“Authentic love is the greatest joy there is, Miss Kelley, but it requires a thousand little deaths to self.”

How often have I not loved people as best as I could? How much more could the light of Jesus have shone through me over the years had I been devoted to mindful, joyful service? This book made me laugh, made me cry, and made me think. And isn’t that what a good story is supposed to do?

As an added bonus, this story points us to the greatest Story ever told: God’s love for us and the gift of eternal life available to all of us – “whoever will” – through His Son Jesus. Mrs. Kip is a marvelous example of someone who loves well and does her human best to love like Jesus. She “lived as if death were merely a phase, not an end. She poured out as if she would never go empty.” In case you hadn’t figured, yes, I am a Christ-follower. Some days I follow better than others. Some days I reckon the Good Lord shakes His head and rolls His eyes and gently says, “Well, she’s trying!” I’m not going to thump you over the head with my Bible (it isn’t even a King James Bible!). If you’re a fellow believer, drop me an email and say hey! If there’s something I can pray for you about, drop me an email and let me know. If you aren’t a believer but you have questions, drop me an email and ask. I may not have all the answers, but I can do my best to find out. If you aren’t a believer and don’t want to hear about Jesus, I won’t beat you up about it. But I hope you stick around for my bookish shenanigans.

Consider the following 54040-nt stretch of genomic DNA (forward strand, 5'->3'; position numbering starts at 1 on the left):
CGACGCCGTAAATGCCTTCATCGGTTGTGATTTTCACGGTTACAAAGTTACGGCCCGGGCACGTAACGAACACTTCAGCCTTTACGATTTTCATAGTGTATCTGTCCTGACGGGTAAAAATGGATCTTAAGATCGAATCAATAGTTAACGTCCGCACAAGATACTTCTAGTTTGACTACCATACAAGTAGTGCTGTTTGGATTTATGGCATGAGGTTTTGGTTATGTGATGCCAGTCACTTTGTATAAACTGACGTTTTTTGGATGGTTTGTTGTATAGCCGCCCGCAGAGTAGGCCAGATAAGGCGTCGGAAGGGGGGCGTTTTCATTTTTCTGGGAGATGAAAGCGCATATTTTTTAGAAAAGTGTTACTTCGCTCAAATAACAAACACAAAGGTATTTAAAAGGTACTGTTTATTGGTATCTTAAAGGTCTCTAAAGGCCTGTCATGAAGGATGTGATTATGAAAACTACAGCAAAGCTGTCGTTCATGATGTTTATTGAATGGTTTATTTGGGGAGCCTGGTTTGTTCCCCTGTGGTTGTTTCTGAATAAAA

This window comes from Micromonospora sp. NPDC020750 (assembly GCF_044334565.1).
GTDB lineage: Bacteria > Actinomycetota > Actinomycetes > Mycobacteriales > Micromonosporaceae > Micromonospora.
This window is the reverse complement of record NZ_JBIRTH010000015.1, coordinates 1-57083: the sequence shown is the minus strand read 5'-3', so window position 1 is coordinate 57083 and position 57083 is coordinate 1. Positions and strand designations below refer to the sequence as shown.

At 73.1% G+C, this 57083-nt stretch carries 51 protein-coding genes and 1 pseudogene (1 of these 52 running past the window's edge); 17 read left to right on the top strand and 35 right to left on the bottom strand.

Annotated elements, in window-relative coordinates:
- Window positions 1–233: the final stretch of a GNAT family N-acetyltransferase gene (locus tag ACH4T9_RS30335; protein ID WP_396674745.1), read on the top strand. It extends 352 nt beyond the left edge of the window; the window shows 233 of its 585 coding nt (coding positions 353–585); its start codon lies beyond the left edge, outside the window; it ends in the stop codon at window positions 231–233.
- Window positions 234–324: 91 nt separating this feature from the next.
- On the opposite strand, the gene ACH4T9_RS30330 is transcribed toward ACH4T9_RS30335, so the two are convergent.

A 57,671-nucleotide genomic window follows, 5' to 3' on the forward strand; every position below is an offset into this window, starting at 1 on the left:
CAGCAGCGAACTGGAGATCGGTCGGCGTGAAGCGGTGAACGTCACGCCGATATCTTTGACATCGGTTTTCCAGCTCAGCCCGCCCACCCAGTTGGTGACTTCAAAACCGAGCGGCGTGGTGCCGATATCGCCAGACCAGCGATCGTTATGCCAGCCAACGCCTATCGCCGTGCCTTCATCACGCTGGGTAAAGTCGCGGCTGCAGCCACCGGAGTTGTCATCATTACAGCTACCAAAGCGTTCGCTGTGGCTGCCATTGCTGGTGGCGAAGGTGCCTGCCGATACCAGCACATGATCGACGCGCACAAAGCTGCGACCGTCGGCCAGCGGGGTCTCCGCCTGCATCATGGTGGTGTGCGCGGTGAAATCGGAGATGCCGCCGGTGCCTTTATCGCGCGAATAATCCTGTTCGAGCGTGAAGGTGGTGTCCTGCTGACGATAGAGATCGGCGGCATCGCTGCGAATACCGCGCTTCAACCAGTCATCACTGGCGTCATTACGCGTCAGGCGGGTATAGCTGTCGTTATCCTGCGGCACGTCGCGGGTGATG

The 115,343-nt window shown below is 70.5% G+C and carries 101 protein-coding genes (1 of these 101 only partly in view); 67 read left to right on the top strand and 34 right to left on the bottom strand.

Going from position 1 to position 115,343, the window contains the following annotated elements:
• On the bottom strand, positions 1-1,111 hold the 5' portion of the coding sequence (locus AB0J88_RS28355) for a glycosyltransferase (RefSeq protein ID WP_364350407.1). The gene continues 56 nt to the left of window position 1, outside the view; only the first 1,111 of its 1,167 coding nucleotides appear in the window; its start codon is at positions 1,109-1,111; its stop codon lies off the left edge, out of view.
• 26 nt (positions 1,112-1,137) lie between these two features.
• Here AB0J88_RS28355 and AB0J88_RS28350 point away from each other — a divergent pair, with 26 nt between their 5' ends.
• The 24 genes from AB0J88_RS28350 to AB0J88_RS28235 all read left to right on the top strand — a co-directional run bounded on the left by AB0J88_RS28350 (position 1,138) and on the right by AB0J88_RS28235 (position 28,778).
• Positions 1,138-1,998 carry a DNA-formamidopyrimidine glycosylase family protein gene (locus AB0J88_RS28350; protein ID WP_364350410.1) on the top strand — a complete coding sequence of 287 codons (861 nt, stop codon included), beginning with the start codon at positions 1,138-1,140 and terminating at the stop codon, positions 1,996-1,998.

Now, back to my review. The extraordinary deaths of Mrs. Kip were the deaths she died to self serving others. As she said, “The Lord never failed to answer a prayer for work to do.” She died in amazing ways every time she said yes to His work. That made hers a story worth telling and a life well lived.

I’d give this book ten stars if I could. It is easily one of my favorite books of 2022, maybe ever. If any of what I’ve written here speaks to you, please, go get a copy of this book and get to reading.

Disclaimer: I received an advance copy from Revell Reads. All opinions here are mine, and I don’t say nice things about books I don’t actually like.

This entry was posted in ARC Reads, Book Reviews, Christian Fiction, Contemporary Fiction, NetGalley, Revell, Revell Reads and tagged , , , , , , . Bookmark the permalink.

6 Responses to Book Review: The Extraordinary Deaths of Mrs. Kip by Sara Brunsvold

  1. Cindy Davis says:

    Fabulous review, Lisa!!!

  2. Ashley S. says:

    What a great review! I want to read this book even more now! 😀

  3. Not really my kind of book, but you wrote a wonderful review. Thanks for sharing.
    sherry @ fundinmental